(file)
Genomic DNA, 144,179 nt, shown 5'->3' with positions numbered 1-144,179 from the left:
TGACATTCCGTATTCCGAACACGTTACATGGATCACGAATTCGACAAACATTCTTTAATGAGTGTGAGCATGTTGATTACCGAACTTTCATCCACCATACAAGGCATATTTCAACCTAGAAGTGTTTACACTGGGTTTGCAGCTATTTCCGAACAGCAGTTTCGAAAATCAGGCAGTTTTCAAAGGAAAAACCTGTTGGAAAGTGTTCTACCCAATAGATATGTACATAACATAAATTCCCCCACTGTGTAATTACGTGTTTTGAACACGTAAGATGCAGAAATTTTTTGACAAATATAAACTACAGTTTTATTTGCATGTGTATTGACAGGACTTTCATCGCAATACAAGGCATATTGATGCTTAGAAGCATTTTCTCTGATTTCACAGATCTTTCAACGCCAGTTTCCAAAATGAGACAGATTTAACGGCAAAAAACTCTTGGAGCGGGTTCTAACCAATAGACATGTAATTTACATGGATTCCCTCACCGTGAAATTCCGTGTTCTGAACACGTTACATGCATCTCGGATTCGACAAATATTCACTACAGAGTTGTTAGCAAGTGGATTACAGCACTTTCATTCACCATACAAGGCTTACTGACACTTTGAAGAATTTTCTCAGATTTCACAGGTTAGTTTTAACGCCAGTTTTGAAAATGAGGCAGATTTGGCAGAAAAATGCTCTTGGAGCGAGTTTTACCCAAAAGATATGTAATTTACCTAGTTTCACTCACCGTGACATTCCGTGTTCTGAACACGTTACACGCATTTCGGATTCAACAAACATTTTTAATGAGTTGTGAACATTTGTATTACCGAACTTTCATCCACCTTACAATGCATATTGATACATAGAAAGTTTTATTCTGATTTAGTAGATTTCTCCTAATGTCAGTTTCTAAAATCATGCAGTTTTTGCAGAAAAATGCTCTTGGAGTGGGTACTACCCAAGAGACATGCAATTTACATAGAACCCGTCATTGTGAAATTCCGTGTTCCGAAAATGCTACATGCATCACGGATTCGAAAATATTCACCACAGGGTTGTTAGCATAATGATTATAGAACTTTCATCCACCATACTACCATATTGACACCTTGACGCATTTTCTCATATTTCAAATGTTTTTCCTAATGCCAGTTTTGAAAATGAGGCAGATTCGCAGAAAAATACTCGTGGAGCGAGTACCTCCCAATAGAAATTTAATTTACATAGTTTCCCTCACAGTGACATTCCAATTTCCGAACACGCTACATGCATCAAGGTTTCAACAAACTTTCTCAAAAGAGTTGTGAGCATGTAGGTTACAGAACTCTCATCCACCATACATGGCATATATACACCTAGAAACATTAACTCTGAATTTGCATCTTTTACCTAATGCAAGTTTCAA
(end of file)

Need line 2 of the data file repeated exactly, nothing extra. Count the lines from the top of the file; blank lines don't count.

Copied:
TGACATTCCGTATTCCGAACACGTTACATGGATCACGAATTCGACAAACATTCTTTAATGAGTGTGAGCATGTTGATTACCGAACTTTCATCCACCATACAAGGCATATTTCAACCTAGAAGTGTTTACACTGGGTTTGCAGCTATTTCCGAACAGCAGTTTCGAAAATCAGGCAGTTTTCAAAGGAAAAACCTGTTGGAAAGTGTTCTACCCAATAGATATGTACATAACATAAATTCCCCCACTGTGTAATTACGTGTTTTGAACACGTAAGATGCAGAAATTTTTTGACAAATATAAACTACAGTTTTATTTGCATGTGTATTGACAGGACTTTCATCGCAATACAAGGCATATTGATGCTTAGAAGCATTTTCTCTGATTTCACAGATCTTTCAACGCCAGTTTCCAAAATGAGACAGATTTAACGGCAAAAAACTCTTGGAGCGGGTTCTAACCAATAGACATGTAATTTACATGGATTCCCTCACCGTGAAATTCCGTGTTCTGAACACGTTACATGCATCTCGGATTCGACAAATATTCACTACAGAGTTGTTAGCAAGTGGATTACAGCACTTTCATTCACCATACAAGGCTTACTGACACTTTGAAGAATTTTCTCAGATTTCACAGGTTAGTTTTAACGCCAGTTTTGAAAATGAGGCAGATTTGGCAGAAAAATGCTCTTGGAGCGAGTTTTACCCAAAAGATATGTAATTTACCTAGTTTCACTCACCGTGACATTCCGTGTTCTGAACACGTTACACGCATTTCGGATTCAACAAACATTTTTAATGAGTTGTGAACATTTGTATTACCGAACTTTCATCCACCTTACAATGCATATTGATACATAGAAAGTTTTATTCTGATTTAGTAGATTTCTCCTAATGTCAGTTTCTAAAATCATGCAGTTTTTGCAGAAAAATGCTCTTGGAGTGGGTACTACCCAAGAGACATGCAATTTACATAGAACCCGTCATTGTGAAATTCCGTGTTCCGAAAATGCTACATGCATCACGGATTCGAAAATATTCACCACAGGGTTGTTAGCATAATGATTATAGAACTTTCATCCACCATACTACCATATTGACACCTTGACGCATTTTCTCATATTTCAAATGTTTTTCCTAATGCCAGTTTTGAAAATGAGGCAGATTCGCAGAAAAATACTCGTGGAGCGAGTACCTCCCAATAGAAATTTAATTTACATAGTTTCCCTCACAGTGACATTCCAATTTCCGAACACGCTACATGCATCAAGGTTTCAACAAACTTTCTCAAAAGAGTTGTGAGCATGTAGGTTACAGAACTCTCATCCACCATACATGGCATATATACACCTAGAAACATTAACTCTGAATTTGCATCTTTTACCTAATGCAAGTTTCAA